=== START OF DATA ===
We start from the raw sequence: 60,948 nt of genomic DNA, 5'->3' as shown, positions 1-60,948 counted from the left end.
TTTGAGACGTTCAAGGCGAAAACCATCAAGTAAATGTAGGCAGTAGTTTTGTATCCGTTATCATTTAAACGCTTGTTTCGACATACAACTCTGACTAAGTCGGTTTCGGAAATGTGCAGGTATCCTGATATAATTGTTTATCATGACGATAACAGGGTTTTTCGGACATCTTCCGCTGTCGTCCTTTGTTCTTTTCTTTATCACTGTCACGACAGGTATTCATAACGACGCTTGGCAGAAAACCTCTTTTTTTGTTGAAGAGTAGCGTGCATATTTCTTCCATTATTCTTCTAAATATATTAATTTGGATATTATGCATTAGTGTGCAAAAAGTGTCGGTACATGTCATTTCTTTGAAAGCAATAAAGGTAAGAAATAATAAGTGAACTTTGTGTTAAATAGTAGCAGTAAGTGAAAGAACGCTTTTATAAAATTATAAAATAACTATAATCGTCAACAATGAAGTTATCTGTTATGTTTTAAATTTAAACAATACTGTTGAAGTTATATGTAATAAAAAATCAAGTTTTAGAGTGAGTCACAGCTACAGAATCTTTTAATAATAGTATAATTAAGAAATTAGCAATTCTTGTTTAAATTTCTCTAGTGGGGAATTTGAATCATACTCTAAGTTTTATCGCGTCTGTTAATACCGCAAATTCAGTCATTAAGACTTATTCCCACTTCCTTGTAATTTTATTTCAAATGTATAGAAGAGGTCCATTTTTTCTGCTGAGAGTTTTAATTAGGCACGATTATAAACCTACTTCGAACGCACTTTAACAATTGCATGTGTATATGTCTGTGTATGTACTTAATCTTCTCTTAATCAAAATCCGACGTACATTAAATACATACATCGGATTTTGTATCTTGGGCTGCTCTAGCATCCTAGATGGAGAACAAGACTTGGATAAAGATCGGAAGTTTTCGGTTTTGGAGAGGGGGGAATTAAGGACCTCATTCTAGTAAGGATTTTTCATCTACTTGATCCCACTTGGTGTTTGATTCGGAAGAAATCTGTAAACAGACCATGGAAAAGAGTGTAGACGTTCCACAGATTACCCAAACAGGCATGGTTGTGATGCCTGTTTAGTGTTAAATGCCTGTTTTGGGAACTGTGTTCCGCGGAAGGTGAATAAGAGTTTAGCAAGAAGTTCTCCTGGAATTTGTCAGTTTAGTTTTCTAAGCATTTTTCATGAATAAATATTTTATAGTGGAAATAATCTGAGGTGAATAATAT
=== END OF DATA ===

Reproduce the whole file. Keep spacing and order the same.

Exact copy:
We start from the raw sequence: 60,948 nt of genomic DNA, 5'->3' as shown, positions 1-60,948 counted from the left end.
TTTGAGACGTTCAAGGCGAAAACCATCAAGTAAATGTAGGCAGTAGTTTTGTATCCGTTATCATTTAAACGCTTGTTTCGACATACAACTCTGACTAAGTCGGTTTCGGAAATGTGCAGGTATCCTGATATAATTGTTTATCATGACGATAACAGGGTTTTTCGGACATCTTCCGCTGTCGTCCTTTGTTCTTTTCTTTATCACTGTCACGACAGGTATTCATAACGACGCTTGGCAGAAAACCTCTTTTTTTGTTGAAGAGTAGCGTGCATATTTCTTCCATTATTCTTCTAAATATATTAATTTGGATATTATGCATTAGTGTGCAAAAAGTGTCGGTACATGTCATTTCTTTGAAAGCAATAAAGGTAAGAAATAATAAGTGAACTTTGTGTTAAATAGTAGCAGTAAGTGAAAGAACGCTTTTATAAAATTATAAAATAACTATAATCGTCAACAATGAAGTTATCTGTTATGTTTTAAATTTAAACAATACTGTTGAAGTTATATGTAATAAAAAATCAAGTTTTAGAGTGAGTCACAGCTACAGAATCTTTTAATAATAGTATAATTAAGAAATTAGCAATTCTTGTTTAAATTTCTCTAGTGGGGAATTTGAATCATACTCTAAGTTTTATCGCGTCTGTTAATACCGCAAATTCAGTCATTAAGACTTATTCCCACTTCCTTGTAATTTTATTTCAAATGTATAGAAGAGGTCCATTTTTTCTGCTGAGAGTTTTAATTAGGCACGATTATAAACCTACTTCGAACGCACTTTAACAATTGCATGTGTATATGTCTGTGTATGTACTTAATCTTCTCTTAATCAAAATCCGACGTACATTAAATACATACATCGGATTTTGTATCTTGGGCTGCTCTAGCATCCTAGATGGAGAACAAGACTTGGATAAAGATCGGAAGTTTTCGGTTTTGGAGAGGGGGGAATTAAGGACCTCATTCTAGTAAGGATTTTTCATCTACTTGATCCCACTTGGTGTTTGATTCGGAAGAAATCTGTAAACAGACCATGGAAAAGAGTGTAGACGTTCCACAGATTACCCAAACAGGCATGGTTGTGATGCCTGTTTAGTGTTAAATGCCTGTTTTGGGAACTGTGTTCCGCGGAAGGTGAATAAGAGTTTAGCAAGAAGTTCTCCTGGAATTTGTCAGTTTAGTTTTCTAAGCATTTTTCATGAATAAATATTTTATAGTGGAAATAATCTGAGGTGAATAATAT